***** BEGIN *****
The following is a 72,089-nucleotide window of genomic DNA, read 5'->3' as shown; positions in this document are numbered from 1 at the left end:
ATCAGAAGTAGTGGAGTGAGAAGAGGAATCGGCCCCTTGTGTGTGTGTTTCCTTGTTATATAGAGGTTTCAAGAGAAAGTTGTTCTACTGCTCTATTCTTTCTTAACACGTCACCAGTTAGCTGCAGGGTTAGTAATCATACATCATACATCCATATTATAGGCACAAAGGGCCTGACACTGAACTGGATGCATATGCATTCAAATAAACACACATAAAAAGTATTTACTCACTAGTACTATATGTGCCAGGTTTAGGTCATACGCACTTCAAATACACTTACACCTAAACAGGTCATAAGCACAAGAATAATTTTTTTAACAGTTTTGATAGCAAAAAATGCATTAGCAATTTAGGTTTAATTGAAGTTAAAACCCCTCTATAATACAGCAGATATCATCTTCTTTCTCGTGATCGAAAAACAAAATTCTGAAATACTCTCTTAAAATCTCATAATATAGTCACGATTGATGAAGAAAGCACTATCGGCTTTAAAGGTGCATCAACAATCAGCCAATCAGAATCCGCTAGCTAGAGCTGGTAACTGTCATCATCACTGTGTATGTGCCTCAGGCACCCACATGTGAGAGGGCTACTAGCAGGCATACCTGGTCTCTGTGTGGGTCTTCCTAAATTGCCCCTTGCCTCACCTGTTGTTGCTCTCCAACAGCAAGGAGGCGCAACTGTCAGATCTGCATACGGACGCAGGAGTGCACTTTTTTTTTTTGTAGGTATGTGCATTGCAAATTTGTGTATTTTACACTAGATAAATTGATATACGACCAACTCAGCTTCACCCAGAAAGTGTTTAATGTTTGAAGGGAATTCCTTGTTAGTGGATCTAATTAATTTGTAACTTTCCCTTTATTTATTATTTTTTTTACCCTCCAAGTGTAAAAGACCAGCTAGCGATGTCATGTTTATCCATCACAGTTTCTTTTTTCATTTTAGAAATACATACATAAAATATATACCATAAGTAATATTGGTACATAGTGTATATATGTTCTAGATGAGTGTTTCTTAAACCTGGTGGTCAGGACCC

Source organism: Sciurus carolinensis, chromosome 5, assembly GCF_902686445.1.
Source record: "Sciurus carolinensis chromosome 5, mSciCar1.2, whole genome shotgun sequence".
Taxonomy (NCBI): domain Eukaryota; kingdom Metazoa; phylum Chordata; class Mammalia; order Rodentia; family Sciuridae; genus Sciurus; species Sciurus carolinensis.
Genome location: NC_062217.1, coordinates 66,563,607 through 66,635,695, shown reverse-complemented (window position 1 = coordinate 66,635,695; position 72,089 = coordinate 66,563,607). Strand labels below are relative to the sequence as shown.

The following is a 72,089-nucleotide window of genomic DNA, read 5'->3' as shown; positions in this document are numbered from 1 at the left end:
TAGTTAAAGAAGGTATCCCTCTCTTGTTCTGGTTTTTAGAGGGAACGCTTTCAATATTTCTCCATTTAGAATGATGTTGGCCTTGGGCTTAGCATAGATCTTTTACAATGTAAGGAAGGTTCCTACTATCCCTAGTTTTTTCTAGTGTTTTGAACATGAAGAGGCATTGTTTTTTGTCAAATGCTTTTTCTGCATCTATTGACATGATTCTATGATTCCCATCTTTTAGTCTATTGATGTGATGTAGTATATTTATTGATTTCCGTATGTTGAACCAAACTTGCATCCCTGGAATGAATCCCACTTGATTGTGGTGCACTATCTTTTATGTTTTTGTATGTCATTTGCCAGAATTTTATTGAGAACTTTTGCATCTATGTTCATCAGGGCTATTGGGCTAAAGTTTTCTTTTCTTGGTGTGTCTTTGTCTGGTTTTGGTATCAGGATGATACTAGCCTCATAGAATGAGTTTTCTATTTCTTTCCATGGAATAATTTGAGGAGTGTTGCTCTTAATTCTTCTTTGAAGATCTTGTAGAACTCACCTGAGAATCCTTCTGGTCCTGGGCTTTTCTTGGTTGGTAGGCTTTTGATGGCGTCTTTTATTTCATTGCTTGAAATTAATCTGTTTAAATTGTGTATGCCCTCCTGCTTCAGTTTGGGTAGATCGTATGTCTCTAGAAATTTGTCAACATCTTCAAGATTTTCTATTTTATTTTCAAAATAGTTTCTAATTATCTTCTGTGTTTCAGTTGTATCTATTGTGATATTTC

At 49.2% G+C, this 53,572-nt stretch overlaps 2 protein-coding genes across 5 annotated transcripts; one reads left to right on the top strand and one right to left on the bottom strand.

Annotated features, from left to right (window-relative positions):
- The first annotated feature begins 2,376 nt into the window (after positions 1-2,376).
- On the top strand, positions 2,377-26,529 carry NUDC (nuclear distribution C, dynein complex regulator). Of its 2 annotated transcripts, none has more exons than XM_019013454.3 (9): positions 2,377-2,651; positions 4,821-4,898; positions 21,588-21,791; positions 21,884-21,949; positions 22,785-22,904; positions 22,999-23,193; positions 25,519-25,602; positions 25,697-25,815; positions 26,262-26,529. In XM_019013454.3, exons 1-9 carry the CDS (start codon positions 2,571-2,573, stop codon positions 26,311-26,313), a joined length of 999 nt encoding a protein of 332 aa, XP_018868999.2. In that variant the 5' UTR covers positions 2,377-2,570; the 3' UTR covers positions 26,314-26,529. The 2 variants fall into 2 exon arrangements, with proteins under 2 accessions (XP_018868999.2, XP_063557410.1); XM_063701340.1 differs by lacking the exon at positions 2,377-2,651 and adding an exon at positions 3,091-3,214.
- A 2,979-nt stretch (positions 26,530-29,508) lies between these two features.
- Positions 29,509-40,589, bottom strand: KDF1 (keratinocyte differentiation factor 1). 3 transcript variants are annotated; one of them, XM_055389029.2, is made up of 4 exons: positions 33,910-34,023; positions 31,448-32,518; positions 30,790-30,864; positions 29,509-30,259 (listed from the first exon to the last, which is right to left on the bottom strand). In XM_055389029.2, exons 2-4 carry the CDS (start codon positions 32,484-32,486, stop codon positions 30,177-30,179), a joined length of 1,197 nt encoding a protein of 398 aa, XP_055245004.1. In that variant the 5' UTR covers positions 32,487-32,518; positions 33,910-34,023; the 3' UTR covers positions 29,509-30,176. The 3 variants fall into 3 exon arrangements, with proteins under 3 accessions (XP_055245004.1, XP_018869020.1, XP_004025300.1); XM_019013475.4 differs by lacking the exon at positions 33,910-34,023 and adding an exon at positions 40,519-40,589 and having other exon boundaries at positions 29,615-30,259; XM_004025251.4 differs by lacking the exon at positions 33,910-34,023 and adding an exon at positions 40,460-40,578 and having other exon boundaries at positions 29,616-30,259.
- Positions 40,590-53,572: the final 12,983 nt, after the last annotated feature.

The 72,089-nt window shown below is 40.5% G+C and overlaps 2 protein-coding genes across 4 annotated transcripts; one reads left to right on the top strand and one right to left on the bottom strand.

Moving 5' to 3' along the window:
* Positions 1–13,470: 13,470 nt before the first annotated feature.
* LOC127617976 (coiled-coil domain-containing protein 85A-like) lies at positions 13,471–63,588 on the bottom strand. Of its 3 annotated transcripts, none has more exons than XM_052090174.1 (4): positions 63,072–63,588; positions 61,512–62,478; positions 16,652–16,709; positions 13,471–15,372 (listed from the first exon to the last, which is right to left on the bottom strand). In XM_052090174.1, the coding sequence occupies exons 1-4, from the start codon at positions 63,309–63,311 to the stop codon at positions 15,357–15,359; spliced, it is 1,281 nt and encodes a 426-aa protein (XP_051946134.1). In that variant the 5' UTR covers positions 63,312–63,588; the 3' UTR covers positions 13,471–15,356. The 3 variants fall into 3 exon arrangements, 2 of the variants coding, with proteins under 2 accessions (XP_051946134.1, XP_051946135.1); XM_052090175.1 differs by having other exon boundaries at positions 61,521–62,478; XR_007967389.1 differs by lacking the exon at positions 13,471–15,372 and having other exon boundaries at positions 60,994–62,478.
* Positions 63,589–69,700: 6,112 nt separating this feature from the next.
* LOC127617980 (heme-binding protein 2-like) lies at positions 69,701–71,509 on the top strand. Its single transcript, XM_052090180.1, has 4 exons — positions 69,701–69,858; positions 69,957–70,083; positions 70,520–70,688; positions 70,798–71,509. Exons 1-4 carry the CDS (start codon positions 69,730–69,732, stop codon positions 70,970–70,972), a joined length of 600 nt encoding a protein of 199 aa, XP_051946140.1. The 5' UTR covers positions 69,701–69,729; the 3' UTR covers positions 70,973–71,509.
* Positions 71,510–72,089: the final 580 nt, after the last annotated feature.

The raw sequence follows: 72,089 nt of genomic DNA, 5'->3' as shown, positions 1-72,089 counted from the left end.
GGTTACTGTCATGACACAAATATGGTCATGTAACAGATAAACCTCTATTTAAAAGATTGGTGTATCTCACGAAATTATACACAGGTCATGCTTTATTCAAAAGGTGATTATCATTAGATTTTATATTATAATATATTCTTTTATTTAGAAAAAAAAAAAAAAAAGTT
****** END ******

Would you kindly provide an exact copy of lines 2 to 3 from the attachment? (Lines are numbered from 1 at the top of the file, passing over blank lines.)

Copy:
ATCAGAAGTAGTGGAGTGAGAAGAGGAATCGGCCCCTTGTGTGTGTGTTTCCTTGTTATATAGAGGTTTCAAGAGAAAGTTGTTCTACTGCTCTATTCTTTCTTAACACGTCACCAGTTAGCTGCAGGGTTAGTAATCATACATCATACATCCATATTATAGGCACAAAGGGCCTGACACTGAACTGGATGCATATGCATTCAAATAAACACACATAAAAAGTATTTACTCACTAGTACTATATGTGCCAGGTTTAGGTCATACGCACTTCAAATACACTTACACCTAAACAGGTCATAAGCACAAGAATAATTTTTTTAACAGTTTTGATAGCAAAAAATGCATTAGCAATTTAGGTTTAATTGAAGTTAAAACCCCTCTATAATACAGCAGATATCATCTTCTTTCTCGTGATCGAAAAACAAAATTCTGAAATACTCTCTTAAAATCTCATAATATAGTCACGATTGATGAAGAAAGCACTATCGGCTTTAAAGGTGCATCAACAATCAGCCAATCAGAATCCGCTAGCTAGAGCTGGTAACTGTCATCATCACTGTGTATGTGCCTCAGGCACCCACATGTGAGAGGGCTACTAGCAGGCATACCTGGTCTCTGTGTGGGTCTTCCTAAATTGCCCCTTGCCTCACCTGTTGTTGCTCTCCAACAGCAAGGAGGCGCAACTGTCAGATCTGCATACGGACGCAGGAGTGCACTTTTTTTTTTTGTAGGTATGTGCATTGCAAATTTGTGTATTTTACACTAGATAAATTGATATACGACCAACTCAGCTTCACCCAGAAAGTGTTTAATGTTTGAAGGGAATTCCTTGTTAGTGGATCTAATTAATTTGTAACTTTCCCTTTATTTATTATTTTTTTTACCCTCCAAGTGTAAAAGACCAGCTAGCGATGTCATGTTTATCCATCACAGTTTCTTTTTTCATTTTAGAAATACATACATAAAATATATACCATAAGTAATATTGGTACATAGTGTATATATGTTCTAGATGAGTGTTTCTTAAACCTGGTGGTCAGGACCC

Source organism: Sciurus carolinensis, chromosome 5, assembly GCF_902686445.1.